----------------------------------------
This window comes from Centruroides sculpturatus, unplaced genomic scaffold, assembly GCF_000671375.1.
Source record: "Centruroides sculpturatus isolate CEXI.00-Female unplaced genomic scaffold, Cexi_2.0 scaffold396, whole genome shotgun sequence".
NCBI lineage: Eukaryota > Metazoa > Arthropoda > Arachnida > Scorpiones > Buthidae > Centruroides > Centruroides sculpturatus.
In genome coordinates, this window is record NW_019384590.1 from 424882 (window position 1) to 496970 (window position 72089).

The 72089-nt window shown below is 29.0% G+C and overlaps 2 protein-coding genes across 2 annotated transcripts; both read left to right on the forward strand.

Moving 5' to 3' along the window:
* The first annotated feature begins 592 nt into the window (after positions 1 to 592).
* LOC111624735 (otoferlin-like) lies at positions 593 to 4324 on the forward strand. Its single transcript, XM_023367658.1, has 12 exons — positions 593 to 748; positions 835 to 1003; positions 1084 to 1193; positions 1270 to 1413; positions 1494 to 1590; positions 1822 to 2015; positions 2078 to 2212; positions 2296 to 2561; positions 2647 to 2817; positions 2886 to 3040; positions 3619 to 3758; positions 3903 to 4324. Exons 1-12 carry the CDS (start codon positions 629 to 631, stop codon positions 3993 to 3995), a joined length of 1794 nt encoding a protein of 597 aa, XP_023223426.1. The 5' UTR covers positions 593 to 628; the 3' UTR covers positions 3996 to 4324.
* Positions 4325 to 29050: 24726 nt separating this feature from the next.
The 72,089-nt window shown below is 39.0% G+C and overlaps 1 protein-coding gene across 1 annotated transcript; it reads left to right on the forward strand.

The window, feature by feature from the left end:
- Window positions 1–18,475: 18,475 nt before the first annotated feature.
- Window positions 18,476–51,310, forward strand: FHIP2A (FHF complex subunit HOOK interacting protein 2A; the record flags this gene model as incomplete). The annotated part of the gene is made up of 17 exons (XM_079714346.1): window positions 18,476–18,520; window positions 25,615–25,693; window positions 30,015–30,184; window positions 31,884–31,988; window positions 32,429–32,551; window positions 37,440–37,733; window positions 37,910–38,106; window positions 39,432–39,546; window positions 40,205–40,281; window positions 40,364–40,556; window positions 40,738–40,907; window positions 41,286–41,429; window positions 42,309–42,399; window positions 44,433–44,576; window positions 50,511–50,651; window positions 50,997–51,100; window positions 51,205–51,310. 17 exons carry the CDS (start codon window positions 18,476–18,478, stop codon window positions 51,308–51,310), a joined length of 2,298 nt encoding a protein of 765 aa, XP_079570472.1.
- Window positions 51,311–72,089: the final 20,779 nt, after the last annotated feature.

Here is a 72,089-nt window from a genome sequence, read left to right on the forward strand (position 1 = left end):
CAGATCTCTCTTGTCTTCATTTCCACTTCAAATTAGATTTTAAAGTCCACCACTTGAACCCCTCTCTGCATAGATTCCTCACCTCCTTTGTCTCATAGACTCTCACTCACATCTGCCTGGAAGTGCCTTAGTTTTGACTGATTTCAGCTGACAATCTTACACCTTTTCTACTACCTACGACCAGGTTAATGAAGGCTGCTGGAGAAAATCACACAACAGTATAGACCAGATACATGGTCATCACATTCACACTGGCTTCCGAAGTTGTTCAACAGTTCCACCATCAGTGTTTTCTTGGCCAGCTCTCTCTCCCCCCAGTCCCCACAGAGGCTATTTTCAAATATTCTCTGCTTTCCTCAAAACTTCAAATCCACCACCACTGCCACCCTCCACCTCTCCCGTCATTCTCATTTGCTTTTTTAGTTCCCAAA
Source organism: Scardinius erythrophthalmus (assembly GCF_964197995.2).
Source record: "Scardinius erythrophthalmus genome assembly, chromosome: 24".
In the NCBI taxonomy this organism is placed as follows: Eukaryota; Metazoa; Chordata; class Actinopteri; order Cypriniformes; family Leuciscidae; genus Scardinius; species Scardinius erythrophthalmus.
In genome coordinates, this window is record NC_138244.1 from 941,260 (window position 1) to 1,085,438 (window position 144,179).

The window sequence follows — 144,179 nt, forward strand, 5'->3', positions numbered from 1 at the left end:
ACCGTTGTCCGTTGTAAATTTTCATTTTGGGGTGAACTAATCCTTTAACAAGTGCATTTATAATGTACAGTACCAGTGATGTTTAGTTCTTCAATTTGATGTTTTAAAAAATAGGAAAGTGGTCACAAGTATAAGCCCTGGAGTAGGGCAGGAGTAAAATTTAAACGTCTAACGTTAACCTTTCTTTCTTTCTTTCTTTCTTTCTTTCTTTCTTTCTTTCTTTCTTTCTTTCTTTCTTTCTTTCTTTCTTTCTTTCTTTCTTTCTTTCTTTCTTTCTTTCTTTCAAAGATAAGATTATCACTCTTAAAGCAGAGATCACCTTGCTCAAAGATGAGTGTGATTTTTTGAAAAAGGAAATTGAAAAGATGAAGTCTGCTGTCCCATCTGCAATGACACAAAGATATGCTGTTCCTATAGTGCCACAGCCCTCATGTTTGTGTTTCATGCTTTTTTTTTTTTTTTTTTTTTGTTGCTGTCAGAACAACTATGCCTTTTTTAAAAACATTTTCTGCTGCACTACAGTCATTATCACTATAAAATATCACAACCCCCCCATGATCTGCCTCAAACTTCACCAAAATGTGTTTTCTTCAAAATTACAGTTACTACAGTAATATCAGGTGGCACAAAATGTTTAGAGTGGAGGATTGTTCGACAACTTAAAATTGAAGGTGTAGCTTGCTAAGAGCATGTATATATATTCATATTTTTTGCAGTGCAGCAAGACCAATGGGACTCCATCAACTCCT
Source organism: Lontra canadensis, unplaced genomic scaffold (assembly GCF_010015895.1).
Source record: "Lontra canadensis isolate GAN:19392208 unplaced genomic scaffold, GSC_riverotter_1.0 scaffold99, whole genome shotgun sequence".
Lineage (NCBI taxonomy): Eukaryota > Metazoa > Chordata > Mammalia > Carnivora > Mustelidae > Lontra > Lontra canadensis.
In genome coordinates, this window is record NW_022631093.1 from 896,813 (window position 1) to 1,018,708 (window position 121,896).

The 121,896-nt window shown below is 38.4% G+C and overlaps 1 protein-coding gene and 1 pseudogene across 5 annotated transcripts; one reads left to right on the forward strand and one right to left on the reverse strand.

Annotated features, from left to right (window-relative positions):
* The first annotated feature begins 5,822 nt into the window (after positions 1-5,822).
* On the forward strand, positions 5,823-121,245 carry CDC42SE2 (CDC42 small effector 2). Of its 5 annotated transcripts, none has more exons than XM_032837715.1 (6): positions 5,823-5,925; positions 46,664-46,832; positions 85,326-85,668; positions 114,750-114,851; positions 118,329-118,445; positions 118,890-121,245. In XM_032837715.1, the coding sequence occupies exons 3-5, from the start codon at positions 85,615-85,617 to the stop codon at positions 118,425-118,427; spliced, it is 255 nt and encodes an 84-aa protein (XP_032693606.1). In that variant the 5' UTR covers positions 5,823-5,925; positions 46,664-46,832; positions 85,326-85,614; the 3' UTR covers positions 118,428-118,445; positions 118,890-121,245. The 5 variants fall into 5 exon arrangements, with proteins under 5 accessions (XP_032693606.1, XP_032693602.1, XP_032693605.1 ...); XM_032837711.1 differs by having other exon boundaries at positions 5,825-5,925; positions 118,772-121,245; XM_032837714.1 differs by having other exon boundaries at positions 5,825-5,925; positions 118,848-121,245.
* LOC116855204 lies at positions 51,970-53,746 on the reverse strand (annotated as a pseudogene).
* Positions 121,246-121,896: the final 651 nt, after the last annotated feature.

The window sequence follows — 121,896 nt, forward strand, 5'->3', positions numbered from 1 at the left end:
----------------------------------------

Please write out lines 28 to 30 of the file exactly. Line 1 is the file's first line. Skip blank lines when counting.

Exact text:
Annotated features, from left to right (window-relative positions):
* The first annotated feature begins 5,822 nt into the window (after positions 1-5,822).
* On the forward strand, positions 5,823-121,245 carry CDC42SE2 (CDC42 small effector 2). Of its 5 annotated transcripts, none has more exons than XM_032837715.1 (6): positions 5,823-5,925; positions 46,664-46,832; positions 85,326-85,668; positions 114,750-114,851; positions 118,329-118,445; positions 118,890-121,245. In XM_032837715.1, the coding sequence occupies exons 3-5, from the start codon at positions 85,615-85,617 to the stop codon at positions 118,425-118,427; spliced, it is 255 nt and encodes an 84-aa protein (XP_032693606.1). In that variant the 5' UTR covers positions 5,823-5,925; positions 46,664-46,832; positions 85,326-85,614; the 3' UTR covers positions 118,428-118,445; positions 118,890-121,245. The 5 variants fall into 5 exon arrangements, with proteins under 5 accessions (XP_032693606.1, XP_032693602.1, XP_032693605.1 ...); XM_032837711.1 differs by having other exon boundaries at positions 5,825-5,925; positions 118,772-121,245; XM_032837714.1 differs by having other exon boundaries at positions 5,825-5,925; positions 118,848-121,245.